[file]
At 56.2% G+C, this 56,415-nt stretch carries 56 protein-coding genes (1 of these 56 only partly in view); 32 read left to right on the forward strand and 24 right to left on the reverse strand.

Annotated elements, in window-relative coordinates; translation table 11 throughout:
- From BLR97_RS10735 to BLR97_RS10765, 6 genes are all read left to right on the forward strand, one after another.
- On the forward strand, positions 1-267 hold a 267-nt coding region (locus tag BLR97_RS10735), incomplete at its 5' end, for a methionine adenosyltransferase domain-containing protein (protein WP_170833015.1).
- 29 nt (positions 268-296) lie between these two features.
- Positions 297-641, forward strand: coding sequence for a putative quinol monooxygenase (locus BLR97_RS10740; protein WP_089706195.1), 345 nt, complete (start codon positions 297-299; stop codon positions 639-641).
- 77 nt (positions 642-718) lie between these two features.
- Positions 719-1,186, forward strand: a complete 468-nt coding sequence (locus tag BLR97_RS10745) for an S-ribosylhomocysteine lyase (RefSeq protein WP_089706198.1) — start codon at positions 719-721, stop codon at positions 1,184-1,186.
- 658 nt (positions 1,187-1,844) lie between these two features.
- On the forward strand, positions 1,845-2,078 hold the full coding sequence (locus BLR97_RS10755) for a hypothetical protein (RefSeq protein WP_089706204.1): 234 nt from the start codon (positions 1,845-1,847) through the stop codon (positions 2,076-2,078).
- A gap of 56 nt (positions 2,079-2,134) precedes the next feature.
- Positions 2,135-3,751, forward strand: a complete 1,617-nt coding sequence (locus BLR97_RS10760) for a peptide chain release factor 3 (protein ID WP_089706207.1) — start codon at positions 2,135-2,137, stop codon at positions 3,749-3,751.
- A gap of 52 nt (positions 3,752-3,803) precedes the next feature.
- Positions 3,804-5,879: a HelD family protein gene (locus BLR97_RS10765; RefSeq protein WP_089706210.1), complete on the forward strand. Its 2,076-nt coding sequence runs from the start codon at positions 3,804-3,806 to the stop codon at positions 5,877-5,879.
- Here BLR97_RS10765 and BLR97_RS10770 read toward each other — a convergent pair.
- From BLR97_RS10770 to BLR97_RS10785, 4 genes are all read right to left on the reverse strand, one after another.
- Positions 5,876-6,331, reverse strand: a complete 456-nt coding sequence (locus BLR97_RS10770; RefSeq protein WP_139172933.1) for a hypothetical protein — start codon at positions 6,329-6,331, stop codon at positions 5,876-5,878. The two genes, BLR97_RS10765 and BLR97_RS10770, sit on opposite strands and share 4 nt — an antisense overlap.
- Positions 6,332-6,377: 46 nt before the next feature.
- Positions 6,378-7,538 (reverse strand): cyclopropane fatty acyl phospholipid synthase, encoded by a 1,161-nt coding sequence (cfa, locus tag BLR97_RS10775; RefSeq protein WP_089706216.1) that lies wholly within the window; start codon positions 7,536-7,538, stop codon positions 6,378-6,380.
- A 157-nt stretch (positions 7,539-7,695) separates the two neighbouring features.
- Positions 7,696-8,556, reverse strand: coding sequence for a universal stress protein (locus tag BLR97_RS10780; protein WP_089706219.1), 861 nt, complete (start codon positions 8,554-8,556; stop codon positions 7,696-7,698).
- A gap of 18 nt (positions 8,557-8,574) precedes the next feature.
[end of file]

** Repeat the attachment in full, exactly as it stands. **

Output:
At 56.2% G+C, this 56,415-nt stretch carries 56 protein-coding genes (1 of these 56 only partly in view); 32 read left to right on the forward strand and 24 right to left on the reverse strand.

Annotated elements, in window-relative coordinates; translation table 11 throughout:
- From BLR97_RS10735 to BLR97_RS10765, 6 genes are all read left to right on the forward strand, one after another.
- On the forward strand, positions 1-267 hold a 267-nt coding region (locus tag BLR97_RS10735), incomplete at its 5' end, for a methionine adenosyltransferase domain-containing protein (protein WP_170833015.1).
- 29 nt (positions 268-296) lie between these two features.
- Positions 297-641, forward strand: coding sequence for a putative quinol monooxygenase (locus BLR97_RS10740; protein WP_089706195.1), 345 nt, complete (start codon positions 297-299; stop codon positions 639-641).
- 77 nt (positions 642-718) lie between these two features.
- Positions 719-1,186, forward strand: a complete 468-nt coding sequence (locus tag BLR97_RS10745) for an S-ribosylhomocysteine lyase (RefSeq protein WP_089706198.1) — start codon at positions 719-721, stop codon at positions 1,184-1,186.
- 658 nt (positions 1,187-1,844) lie between these two features.
- On the forward strand, positions 1,845-2,078 hold the full coding sequence (locus BLR97_RS10755) for a hypothetical protein (RefSeq protein WP_089706204.1): 234 nt from the start codon (positions 1,845-1,847) through the stop codon (positions 2,076-2,078).
- A gap of 56 nt (positions 2,079-2,134) precedes the next feature.
- Positions 2,135-3,751, forward strand: a complete 1,617-nt coding sequence (locus BLR97_RS10760) for a peptide chain release factor 3 (protein ID WP_089706207.1) — start codon at positions 2,135-2,137, stop codon at positions 3,749-3,751.
- A gap of 52 nt (positions 3,752-3,803) precedes the next feature.
- Positions 3,804-5,879: a HelD family protein gene (locus BLR97_RS10765; RefSeq protein WP_089706210.1), complete on the forward strand. Its 2,076-nt coding sequence runs from the start codon at positions 3,804-3,806 to the stop codon at positions 5,877-5,879.
- Here BLR97_RS10765 and BLR97_RS10770 read toward each other — a convergent pair.
- From BLR97_RS10770 to BLR97_RS10785, 4 genes are all read right to left on the reverse strand, one after another.
- Positions 5,876-6,331, reverse strand: a complete 456-nt coding sequence (locus BLR97_RS10770; RefSeq protein WP_139172933.1) for a hypothetical protein — start codon at positions 6,329-6,331, stop codon at positions 5,876-5,878. The two genes, BLR97_RS10765 and BLR97_RS10770, sit on opposite strands and share 4 nt — an antisense overlap.
- Positions 6,332-6,377: 46 nt before the next feature.
- Positions 6,378-7,538 (reverse strand): cyclopropane fatty acyl phospholipid synthase, encoded by a 1,161-nt coding sequence (cfa, locus tag BLR97_RS10775; RefSeq protein WP_089706216.1) that lies wholly within the window; start codon positions 7,536-7,538, stop codon positions 6,378-6,380.
- A 157-nt stretch (positions 7,539-7,695) separates the two neighbouring features.
- Positions 7,696-8,556, reverse strand: coding sequence for a universal stress protein (locus tag BLR97_RS10780; protein WP_089706219.1), 861 nt, complete (start codon positions 8,554-8,556; stop codon positions 7,696-7,698).
- A gap of 18 nt (positions 8,557-8,574) precedes the next feature.